[PROVISIONAL TRANSLATION FROM Persian]

 

[Translator’s notes appear in square brackets.]

[Personal information has been redacted.]

[The excerpt below is from the section of the article that pertains to the Baha’i Faith]

 

[Newspaper:] Bamdad-e Emrooz

[Date:] 16 Khordad 1358 [6 June 1979]

[Issue No.:] 26

 

Iran: Revolution in the Name of God

(21)

... Shia Islam recognizes the religious minorities, including Zoroastrians, who are mostly living in the region of Yazd, a major city on the edge of the desert, and also the People of the Book, such as the Christians and the Jews. But Baha’is are excluded from this recognition. To the Shiites, Baha’is do not offer anything different from the Freemasons. Earlier on, Ayatollah Shariatmadari, a Shiite religious leader, refused to grant them the rights to be recognised as a religious minority. Baha’is are people from nowhere, who are world citizens. Alien to the highest meaning of the word, that Shah gave responsibility to some of them on his side, against the Shiites. Could these world citizens benefit from any rights in the Islamic Republic, like the rest of the people? The question arises because Baha’is are being persecuted since a few months ago. To the Shiites, Baha’is are the personification of corruption.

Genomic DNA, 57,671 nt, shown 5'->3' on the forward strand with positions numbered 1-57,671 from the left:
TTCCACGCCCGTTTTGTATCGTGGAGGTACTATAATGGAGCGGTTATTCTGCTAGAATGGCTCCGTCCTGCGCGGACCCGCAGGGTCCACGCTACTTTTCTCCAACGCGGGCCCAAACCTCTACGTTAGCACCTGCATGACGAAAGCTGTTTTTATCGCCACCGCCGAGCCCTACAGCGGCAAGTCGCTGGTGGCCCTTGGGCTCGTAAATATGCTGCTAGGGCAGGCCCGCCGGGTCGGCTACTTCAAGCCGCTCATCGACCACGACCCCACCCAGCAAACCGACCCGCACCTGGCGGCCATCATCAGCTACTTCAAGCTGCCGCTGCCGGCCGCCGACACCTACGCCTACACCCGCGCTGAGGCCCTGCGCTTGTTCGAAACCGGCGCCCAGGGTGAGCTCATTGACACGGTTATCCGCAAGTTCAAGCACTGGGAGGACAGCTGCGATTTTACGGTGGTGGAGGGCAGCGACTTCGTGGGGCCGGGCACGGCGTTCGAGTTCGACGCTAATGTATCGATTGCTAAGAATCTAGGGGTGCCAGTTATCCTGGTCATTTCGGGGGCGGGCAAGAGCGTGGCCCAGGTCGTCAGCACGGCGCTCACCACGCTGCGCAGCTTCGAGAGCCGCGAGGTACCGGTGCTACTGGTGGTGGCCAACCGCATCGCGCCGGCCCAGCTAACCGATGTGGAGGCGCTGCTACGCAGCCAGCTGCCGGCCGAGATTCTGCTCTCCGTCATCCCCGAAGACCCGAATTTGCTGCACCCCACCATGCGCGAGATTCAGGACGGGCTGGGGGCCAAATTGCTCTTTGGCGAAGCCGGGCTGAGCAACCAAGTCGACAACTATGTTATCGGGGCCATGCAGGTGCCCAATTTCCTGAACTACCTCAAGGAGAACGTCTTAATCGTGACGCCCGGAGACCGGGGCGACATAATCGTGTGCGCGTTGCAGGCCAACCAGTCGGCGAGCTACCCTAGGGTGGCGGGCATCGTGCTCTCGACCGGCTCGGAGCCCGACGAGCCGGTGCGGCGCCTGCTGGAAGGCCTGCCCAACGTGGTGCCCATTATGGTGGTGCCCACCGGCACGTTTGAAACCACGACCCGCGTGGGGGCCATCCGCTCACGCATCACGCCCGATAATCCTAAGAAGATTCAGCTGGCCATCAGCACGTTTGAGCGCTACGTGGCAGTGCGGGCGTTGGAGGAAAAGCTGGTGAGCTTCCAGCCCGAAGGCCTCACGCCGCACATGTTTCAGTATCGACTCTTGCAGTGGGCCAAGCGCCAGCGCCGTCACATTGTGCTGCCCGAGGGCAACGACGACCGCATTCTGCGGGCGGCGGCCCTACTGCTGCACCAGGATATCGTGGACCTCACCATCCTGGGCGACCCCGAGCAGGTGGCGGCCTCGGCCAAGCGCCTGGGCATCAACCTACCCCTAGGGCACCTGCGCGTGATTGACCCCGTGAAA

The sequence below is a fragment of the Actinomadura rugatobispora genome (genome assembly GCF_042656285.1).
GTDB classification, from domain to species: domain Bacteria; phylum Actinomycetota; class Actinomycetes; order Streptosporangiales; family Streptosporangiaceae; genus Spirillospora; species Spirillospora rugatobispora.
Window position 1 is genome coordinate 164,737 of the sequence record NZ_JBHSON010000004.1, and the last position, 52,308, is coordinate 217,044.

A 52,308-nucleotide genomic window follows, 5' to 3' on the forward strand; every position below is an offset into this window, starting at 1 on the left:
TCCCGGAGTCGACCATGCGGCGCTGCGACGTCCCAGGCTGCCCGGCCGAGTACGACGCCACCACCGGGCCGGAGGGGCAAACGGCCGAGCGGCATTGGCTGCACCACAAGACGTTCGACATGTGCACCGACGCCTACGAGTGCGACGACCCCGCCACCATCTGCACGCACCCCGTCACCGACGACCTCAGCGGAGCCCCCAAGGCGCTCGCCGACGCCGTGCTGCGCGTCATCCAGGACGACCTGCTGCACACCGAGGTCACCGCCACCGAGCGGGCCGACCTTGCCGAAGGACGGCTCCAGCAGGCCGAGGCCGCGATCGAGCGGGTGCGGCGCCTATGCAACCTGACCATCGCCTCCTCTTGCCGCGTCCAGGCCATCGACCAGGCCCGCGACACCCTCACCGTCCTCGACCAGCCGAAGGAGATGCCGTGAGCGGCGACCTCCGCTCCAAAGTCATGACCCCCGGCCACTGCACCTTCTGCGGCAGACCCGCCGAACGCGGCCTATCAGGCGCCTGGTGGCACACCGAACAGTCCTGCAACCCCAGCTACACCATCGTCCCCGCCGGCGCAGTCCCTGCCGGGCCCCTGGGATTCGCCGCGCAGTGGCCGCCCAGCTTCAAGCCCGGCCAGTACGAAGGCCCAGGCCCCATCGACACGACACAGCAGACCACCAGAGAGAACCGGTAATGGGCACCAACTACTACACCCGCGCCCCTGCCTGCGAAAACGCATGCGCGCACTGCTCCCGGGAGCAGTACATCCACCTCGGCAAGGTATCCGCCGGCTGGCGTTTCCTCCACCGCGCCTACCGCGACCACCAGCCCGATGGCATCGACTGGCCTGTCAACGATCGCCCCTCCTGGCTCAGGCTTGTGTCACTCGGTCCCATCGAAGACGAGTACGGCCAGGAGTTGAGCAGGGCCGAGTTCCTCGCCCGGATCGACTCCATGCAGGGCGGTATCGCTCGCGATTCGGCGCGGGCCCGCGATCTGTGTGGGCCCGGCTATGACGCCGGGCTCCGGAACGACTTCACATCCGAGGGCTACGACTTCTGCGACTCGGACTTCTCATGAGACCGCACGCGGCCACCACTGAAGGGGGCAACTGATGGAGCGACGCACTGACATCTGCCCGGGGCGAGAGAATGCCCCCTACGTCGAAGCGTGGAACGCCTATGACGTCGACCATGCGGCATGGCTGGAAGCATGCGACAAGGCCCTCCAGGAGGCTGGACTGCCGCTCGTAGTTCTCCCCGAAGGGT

In the last days of the year 1978, the word corruption is a key [terminology] in Tehran. Men of religion consider it as a completely imported and anti-Islamic product, of which the operating mode of banks, which is based on usury, is an example. When it comes to corruption in Iran, it is certainly about the royal family and the court, as well as the Freemasons, the Baha’is and the Jews—as if evil comes from somewhere else and is of “another” nature. Men of religion stress that “minorities will be free in the Islamic Republic”. “They will benefit from the freedom that they neither had during the Shah’s regime nor in the Western countries ...